JimAhrend.com

 

Yeah, just Jim again.  Photo by Donna Ahrend. That one on the home page is kind of intense, isn't it?  I think I like this one better.  Honk if you like this one better.

 

This is the really-long autobiographical version.  For short versions of Jim's bio for use in programs and advertising, as well as downloadable publicity photos, click here.

 

About Jim

 

[Media Area] [Discography]

 

"I was born a poor black child..."

   -Steve Martin, "The Jerk"

 

 

Everyone has a story.  So here's mine.  Hope you are sitting down.

 

After all these years, I find it harder and harder to take myself seriously.  It is all so beyond our control, why bother?

 

Here's where people like to say, "I played with Duke Ellington," or, "I recorded with Sting" or something.  Alas, I can't say I've played with that many "cats".  Well, a few along the way, no doubt.  Bobby Shew is certainly a world-class legend and I do play with him now and again.  Mike Anthony is another.  Tony Lujan is another.  And then there's Jerry Weldon, and Doug Lawrence, and Carl Fischer, and others...all folks I've had the great pleasure of playing with.  But most of the time I play with cats who played with the cats; this one played with Maynard Furgeson, this one recorded with Carly Simon, etc.  But the impact of playing with "cats" has not been nearly as great as the breadth, variety and duration of what you might call everyday freelance playing.  Do something long enough, in enough different contexts, and it starts to come together for ya. Maybe. If yer lucky, and the stars align.

 

I grew up on the south shore Long Island in what New Yorker's call the "Empire State."  Music was ever-present in the Ahrend house, my parents being long-time singers in the choral tradition, my brother David being a drummer and my sister Donna preceeding me on the family piano.  Eventually my love of playing took me to New England Conservatory of Music in Boston, and then back to New York (after all, who leaves New York?).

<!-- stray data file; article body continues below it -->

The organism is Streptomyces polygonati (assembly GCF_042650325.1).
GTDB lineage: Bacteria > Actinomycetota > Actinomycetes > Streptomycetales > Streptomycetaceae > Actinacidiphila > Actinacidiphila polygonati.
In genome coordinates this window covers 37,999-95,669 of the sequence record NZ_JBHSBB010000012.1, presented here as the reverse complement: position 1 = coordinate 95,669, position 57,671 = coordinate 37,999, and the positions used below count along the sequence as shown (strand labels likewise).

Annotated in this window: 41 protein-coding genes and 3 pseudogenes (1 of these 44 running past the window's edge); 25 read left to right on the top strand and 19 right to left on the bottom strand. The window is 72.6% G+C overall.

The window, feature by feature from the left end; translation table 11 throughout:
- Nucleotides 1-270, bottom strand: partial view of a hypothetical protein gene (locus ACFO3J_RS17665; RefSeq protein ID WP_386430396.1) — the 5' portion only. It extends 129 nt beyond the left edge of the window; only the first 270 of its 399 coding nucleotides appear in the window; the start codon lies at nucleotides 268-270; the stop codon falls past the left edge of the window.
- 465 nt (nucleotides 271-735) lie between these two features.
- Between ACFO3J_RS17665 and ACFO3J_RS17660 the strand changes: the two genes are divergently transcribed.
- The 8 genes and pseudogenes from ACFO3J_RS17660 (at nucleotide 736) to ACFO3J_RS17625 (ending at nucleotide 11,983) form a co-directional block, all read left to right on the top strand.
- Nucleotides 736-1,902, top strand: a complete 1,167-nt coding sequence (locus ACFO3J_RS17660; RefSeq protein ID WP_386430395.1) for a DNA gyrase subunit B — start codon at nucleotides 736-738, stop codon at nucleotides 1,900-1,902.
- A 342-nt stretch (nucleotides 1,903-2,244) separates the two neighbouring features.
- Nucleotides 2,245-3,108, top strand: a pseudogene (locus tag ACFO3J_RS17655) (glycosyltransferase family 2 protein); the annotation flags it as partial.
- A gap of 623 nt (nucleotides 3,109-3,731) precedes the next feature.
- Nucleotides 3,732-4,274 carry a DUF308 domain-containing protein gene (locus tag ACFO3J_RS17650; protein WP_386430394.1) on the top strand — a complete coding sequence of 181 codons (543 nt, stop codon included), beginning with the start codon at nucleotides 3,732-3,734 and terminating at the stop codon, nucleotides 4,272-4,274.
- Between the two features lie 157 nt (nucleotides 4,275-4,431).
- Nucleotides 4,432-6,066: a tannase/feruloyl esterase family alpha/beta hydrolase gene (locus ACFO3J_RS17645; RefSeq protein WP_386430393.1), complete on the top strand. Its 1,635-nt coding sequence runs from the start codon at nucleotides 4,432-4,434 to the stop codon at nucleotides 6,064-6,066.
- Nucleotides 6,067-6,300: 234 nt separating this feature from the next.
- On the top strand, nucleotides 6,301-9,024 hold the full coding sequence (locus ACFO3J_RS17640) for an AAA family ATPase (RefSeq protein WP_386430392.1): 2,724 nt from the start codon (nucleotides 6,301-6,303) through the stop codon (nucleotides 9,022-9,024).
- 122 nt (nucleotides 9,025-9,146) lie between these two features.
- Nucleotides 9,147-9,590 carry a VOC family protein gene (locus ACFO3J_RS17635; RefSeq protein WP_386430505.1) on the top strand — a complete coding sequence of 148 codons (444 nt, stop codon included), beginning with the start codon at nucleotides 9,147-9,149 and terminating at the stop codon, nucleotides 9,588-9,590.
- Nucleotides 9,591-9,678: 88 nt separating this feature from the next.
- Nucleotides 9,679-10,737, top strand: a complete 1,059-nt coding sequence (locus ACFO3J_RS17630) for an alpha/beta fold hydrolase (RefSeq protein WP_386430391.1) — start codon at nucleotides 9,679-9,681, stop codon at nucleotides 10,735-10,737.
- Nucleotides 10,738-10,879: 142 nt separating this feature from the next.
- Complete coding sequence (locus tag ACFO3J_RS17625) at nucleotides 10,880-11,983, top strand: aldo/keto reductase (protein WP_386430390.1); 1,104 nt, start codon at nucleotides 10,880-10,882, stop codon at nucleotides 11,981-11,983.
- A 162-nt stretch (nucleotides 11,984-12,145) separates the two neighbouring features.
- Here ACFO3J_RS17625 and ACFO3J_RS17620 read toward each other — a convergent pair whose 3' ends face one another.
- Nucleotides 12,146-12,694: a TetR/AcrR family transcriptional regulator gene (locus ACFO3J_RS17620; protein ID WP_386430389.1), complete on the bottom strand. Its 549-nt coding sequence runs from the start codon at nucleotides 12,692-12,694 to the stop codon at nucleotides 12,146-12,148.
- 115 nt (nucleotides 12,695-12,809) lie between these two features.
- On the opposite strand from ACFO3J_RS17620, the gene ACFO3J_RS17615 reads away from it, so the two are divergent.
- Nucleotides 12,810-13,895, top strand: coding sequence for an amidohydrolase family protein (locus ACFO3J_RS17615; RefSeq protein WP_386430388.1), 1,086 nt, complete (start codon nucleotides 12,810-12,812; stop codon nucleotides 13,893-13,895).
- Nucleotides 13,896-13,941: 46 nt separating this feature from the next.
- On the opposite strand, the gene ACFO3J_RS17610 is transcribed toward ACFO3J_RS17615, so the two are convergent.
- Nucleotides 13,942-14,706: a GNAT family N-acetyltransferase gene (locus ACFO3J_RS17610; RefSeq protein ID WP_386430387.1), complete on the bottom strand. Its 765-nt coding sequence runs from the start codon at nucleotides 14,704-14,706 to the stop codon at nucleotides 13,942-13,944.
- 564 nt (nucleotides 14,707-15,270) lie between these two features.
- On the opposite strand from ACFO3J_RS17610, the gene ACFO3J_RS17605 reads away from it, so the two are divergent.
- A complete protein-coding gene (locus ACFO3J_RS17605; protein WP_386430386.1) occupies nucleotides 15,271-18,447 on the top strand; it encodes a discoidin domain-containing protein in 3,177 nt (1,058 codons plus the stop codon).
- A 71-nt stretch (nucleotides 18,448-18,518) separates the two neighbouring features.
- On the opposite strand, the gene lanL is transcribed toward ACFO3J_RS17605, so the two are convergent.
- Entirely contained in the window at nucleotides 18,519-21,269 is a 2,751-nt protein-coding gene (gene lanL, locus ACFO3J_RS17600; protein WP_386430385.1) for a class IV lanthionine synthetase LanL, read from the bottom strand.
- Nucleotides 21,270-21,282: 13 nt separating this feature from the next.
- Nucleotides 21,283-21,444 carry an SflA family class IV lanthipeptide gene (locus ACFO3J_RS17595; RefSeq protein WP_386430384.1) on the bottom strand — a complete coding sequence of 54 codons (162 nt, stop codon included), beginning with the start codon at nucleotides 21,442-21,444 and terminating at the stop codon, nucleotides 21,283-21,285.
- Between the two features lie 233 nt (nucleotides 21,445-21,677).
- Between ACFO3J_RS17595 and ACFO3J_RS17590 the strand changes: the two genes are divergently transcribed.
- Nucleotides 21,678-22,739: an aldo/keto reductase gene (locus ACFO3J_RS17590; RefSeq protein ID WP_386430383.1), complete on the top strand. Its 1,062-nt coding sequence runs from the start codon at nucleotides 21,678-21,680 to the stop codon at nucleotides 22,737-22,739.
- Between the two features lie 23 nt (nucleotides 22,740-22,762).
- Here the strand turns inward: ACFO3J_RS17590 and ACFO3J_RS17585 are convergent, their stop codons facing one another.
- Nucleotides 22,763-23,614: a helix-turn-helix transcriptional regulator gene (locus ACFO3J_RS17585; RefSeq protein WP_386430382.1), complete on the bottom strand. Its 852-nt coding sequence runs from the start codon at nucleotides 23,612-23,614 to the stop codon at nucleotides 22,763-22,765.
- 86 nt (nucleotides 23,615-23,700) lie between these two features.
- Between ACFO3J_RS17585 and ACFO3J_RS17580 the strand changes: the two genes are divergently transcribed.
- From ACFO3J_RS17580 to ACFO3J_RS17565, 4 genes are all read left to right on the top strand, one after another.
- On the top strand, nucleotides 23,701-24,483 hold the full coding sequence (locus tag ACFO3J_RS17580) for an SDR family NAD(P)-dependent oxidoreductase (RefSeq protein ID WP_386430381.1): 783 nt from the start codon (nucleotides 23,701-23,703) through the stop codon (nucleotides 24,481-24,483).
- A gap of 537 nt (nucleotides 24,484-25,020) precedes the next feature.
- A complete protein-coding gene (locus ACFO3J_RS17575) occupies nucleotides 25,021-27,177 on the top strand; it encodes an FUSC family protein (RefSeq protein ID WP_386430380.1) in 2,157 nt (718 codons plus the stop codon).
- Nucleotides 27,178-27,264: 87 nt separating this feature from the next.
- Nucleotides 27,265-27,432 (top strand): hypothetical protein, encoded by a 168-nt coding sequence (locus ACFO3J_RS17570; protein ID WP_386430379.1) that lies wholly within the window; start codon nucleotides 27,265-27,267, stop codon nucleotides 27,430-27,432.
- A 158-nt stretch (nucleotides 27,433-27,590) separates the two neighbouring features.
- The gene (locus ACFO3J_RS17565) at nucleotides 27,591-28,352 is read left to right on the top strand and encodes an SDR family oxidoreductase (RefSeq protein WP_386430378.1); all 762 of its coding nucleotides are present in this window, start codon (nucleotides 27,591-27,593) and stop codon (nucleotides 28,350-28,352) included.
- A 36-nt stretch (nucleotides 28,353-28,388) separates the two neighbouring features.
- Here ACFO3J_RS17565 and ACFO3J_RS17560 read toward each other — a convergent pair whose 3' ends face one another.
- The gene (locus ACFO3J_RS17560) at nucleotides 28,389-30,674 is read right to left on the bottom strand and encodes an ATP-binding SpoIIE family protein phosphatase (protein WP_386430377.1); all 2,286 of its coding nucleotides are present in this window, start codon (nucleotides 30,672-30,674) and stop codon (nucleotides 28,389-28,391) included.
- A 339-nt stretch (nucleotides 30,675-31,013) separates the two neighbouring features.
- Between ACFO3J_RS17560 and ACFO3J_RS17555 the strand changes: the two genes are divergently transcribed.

After a couple of years of commercial playing (they call them "club dates" in New York), I found myself sitting in the piano bar at a restaurant called the Old Inlet Inn in my home town of Bellport.  And there I sat, most weekends, for the better part of 17 years.  Down the road was a theater called Gateway, and I quickly became known as the cabaret-style pianist who loved backing up singers.  Every 3 weeks brought a new cast and new singers, many of whom had just left Broadway.  It was musically and personally quite a ride.  It was where I learned the Broadway "book".  I also learned how to accompany, how to assess where a singer was coming from in 30 seconds or less, and how to transpose on the spot.  It was fun.  I made them look good, and together we made the room feel something.  The instant power of live music.

 

 

It seems I've always had some kind of left-brain activity to "balance out" the right-brainess of piano playing.  During this period, it was flying airplanes.  Turned on to flying by reading Richard Bach books, I got my license in 1986, taught for a year, and then spent the next 3 years flying PA-31's (10-seat Piper Navahos) for Long Island Airlines in East Hampton, a company that no longer exists.  We flew Hamptonites (beaucoup de celebrities) to and from La Guardia mostly.  OK, I don't want to drop names (lol) but I flew people like Christie Brinkley, Taylor Dane, Peter Allen, Dudley Moore, Peter Jennings, Faye Dunnaway, Cliff Robertson, and tons more.

 

This was my first indication that this son-of-two-school-teachers was going to have an unlikely lifetime of constantly bumping into famous people along the way.  It's been curious, serendipitous, for me, seeing as I am not one of those famous people.

 

No chronology of my musical career would be complete without the "Don Casale" chapter.  In the mid-80's I spent a couple of years in Don's studio with my still-best-friend Des Burke, writing and recording songs for plugging commercially, with mixed success.  But, we had a blast!  And a couple of releases ensued, a dance tune that charted in the UK called "One for the Money", and another single, sung by Arlene Gold, called, "I want my Daddy."  Don recently retired and moved to Maine.  I look back on those days with fondness, remembering the old console he had which had originated in the 60's at RCA studios, and the gold record of Iron Butterfly's "In-A-Gadda-Da-Vida" on the wall, which Don had engineered, capturing it merely as a soundcheck but becoming a surprising first-take release.  I still miss Don, times with Des, and midnight knishes and video games to break up the 24 hour recording sessions.